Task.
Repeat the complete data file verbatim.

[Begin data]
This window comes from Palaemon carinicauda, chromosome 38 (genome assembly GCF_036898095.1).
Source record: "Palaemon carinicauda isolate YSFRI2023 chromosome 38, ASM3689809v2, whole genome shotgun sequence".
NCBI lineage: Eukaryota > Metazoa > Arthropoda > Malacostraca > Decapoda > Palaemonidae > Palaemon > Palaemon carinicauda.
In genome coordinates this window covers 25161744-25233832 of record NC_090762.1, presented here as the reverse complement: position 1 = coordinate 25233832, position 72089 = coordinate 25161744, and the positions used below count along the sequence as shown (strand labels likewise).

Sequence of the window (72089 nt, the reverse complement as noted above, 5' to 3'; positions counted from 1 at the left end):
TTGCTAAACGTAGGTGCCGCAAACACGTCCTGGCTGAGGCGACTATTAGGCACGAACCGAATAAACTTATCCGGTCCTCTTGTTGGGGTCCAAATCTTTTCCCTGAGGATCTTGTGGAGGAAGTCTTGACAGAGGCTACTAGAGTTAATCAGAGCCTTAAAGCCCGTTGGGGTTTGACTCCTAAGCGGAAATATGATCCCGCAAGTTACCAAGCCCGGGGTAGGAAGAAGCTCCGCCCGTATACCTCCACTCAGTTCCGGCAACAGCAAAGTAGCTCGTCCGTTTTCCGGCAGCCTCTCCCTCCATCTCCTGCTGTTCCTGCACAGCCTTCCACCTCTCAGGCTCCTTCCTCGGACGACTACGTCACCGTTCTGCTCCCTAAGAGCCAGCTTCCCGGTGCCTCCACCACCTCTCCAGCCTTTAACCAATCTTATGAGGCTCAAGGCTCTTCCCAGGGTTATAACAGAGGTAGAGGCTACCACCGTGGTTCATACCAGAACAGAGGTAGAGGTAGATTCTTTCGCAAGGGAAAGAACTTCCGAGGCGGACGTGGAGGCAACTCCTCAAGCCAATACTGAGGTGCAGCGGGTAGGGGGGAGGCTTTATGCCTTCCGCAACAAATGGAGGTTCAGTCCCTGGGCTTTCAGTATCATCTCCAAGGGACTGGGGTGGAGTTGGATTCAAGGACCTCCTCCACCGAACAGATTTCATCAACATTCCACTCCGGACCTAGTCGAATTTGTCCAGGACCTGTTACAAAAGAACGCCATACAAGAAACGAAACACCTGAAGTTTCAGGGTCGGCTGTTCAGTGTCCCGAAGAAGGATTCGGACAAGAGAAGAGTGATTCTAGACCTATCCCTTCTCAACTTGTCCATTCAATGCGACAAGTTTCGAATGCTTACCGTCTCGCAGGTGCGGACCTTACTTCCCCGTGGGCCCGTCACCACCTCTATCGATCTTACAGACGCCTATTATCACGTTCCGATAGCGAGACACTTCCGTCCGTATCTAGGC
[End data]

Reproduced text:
This window comes from Palaemon carinicauda, chromosome 38 (genome assembly GCF_036898095.1).
Source record: "Palaemon carinicauda isolate YSFRI2023 chromosome 38, ASM3689809v2, whole genome shotgun sequence".
NCBI lineage: Eukaryota > Metazoa > Arthropoda > Malacostraca > Decapoda > Palaemonidae > Palaemon > Palaemon carinicauda.
In genome coordinates this window covers 25161744-25233832 of record NC_090762.1, presented here as the reverse complement: position 1 = coordinate 25233832, position 72089 = coordinate 25161744, and the positions used below count along the sequence as shown (strand labels likewise).

Sequence of the window (72089 nt, the reverse complement as noted above, 5' to 3'; positions counted from 1 at the left end):
TTGCTAAACGTAGGTGCCGCAAACACGTCCTGGCTGAGGCGACTATTAGGCACGAACCGAATAAACTTATCCGGTCCTCTTGTTGGGGTCCAAATCTTTTCCCTGAGGATCTTGTGGAGGAAGTCTTGACAGAGGCTACTAGAGTTAATCAGAGCCTTAAAGCCCGTTGGGGTTTGACTCCTAAGCGGAAATATGATCCCGCAAGTTACCAAGCCCGGGGTAGGAAGAAGCTCCGCCCGTATACCTCCACTCAGTTCCGGCAACAGCAAAGTAGCTCGTCCGTTTTCCGGCAGCCTCTCCCTCCATCTCCTGCTGTTCCTGCACAGCCTTCCACCTCTCAGGCTCCTTCCTCGGACGACTACGTCACCGTTCTGCTCCCTAAGAGCCAGCTTCCCGGTGCCTCCACCACCTCTCCAGCCTTTAACCAATCTTATGAGGCTCAAGGCTCTTCCCAGGGTTATAACAGAGGTAGAGGCTACCACCGTGGTTCATACCAGAACAGAGGTAGAGGTAGATTCTTTCGCAAGGGAAAGAACTTCCGAGGCGGACGTGGAGGCAACTCCTCAAGCCAATACTGAGGTGCAGCGGGTAGGGGGGAGGCTTTATGCCTTCCGCAACAAATGGAGGTTCAGTCCCTGGGCTTTCAGTATCATCTCCAAGGGACTGGGGTGGAGTTGGATTCAAGGACCTCCTCCACCGAACAGATTTCATCAACATTCCACTCCGGACCTAGTCGAATTTGTCCAGGACCTGTTACAAAAGAACGCCATACAAGAAACGAAACACCTGAAGTTTCAGGGTCGGCTGTTCAGTGTCCCGAAGAAGGATTCGGACAAGAGAAGAGTGATTCTAGACCTATCCCTTCTCAACTTGTCCATTCAATGCGACAAGTTTCGAATGCTTACCGTCTCGCAGGTGCGGACCTTACTTCCCCGTGGGCCCGTCACCACCTCTATCGATCTTACAGACGCCTATTATCACGTTCCGATAGCGAGACACTTCCGTCCGTATCTAGGC